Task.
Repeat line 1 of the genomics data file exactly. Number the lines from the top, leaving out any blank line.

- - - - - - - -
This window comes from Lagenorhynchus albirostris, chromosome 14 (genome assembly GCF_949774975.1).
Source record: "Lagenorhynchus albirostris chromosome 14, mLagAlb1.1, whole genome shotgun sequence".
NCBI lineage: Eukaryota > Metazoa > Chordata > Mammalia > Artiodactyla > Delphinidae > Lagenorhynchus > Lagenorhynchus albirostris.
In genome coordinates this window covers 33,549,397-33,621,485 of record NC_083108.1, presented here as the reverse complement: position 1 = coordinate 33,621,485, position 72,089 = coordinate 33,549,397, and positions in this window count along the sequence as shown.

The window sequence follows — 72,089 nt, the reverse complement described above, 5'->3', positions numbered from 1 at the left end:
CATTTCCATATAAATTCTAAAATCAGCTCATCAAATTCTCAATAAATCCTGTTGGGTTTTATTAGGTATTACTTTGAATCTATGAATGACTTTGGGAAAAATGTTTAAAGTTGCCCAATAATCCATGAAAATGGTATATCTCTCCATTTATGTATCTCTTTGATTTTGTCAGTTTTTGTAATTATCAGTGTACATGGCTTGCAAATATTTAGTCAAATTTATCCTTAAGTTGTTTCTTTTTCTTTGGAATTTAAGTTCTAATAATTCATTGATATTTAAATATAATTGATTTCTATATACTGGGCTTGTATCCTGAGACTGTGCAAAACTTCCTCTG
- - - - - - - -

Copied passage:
This window comes from Lagenorhynchus albirostris, chromosome 14 (genome assembly GCF_949774975.1).